Staff Publications

Staff Publications

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    'Staff publications' is the digital repository of Wageningen University & Research

    'Staff publications' contains references to publications authored by Wageningen University staff from 1976 onward.

    Publications authored by the staff of the Research Institutes are available from 1995 onwards.

    Full text documents are added when available. The database is updated daily and currently holds about 240,000 items, of which 72,000 in open access.

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    A single day of high-fat diet feeding induces lipid accumulation and insulin resistance in brown adipose tissue in mice
    Kuipers, Eline N. ; Held, Ntsiki M. ; Het Panhuis, Wietse In; Modder, Melanie ; Ruppert, Philip M.M. ; Kersten, Sander ; Kooijman, Sander ; Guigas, Bruno ; Houtkooper, Riekelt H. ; Rensen, Patrick C.N. ; Boon, Mariëtte R. - \ 2019
    American Journal of Physiology. Endocrinology and Metabolism 317 (2019)5. - ISSN 0193-1849 - p. E820 - E830.
    brown adipose tissue - high-fat diet - lipid accumulation - macrophage - mitochondrial dynamics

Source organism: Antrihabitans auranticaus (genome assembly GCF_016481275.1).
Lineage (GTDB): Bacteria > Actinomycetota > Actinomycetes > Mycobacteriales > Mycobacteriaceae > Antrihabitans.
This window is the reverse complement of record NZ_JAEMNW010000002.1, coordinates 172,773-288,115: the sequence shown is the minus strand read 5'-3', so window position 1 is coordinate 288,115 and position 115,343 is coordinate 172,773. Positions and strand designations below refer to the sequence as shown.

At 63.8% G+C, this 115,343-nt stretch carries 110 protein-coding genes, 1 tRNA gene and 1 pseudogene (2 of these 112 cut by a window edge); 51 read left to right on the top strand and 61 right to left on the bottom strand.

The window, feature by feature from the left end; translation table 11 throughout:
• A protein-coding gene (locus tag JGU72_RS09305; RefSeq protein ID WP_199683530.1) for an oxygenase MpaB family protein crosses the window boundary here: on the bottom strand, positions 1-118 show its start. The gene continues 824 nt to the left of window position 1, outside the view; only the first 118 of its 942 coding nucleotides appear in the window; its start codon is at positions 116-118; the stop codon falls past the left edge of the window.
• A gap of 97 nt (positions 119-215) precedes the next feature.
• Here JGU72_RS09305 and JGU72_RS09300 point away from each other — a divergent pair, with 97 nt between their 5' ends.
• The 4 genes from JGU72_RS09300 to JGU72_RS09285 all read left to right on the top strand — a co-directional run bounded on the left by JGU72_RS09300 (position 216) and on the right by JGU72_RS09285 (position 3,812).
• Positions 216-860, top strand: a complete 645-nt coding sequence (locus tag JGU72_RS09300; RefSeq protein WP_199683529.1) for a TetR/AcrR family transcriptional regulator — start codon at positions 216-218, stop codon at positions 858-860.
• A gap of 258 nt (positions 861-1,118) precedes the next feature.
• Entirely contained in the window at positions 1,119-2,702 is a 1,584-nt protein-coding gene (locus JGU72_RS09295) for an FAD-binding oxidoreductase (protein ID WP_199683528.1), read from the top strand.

Brown adipose tissue (BAT) catabolizes glucose and fatty acids to produce heat and thereby contributes to energy expenditure. Long-term high-fat diet (HFD) feeding results in so-called 'whitening' of BAT characterized by increased lipid deposition, mitochondrial dysfunction, and reduced fat oxidation. The aim of the current study was to unravel the rate and related mechanisms by which HFD induces BAT whitening and insulin resistance. Wild-type mice were fed a HFD for 0, 1, 3, or 7 days. Within 1 day of HFD, BAT weight and lipid content were increased. HFD also immediately reduced insulin-stimulated glucose uptake by BAT, indicating rapid induction of insulin resistance. This was accompanied by a tendency toward a reduced uptake of triglyceride-derived fatty acids by BAT. Mitochondrial mass and Ucp1 expression were unaltered, whereas after 3 days of HFD, markers of mitochondrial dynamics suggested induction of a more fused mitochondrial network. Additionally, HFD also increased macrophage markers in BAT after 3 days of HFD. Counterintuitively, the switch to HFD was accompanied by an acute rise in core body temperature. We showed that a single day of HFD feeding is sufficient to induce the first signs of whitening and insulin resistance in BAT, which reduces the uptake of glucose and triglyceride-derived fatty acids. BAT whitening and insulin resistance are likely sustained by reduced mitochondrial oxidation due to changes in mitochondrial dynamics and macrophage infiltration, respectively. Likely, the switch to HFD swiftly induces thermogenesis in other metabolic organs, which allows attenuation of BAT thermogenesis.

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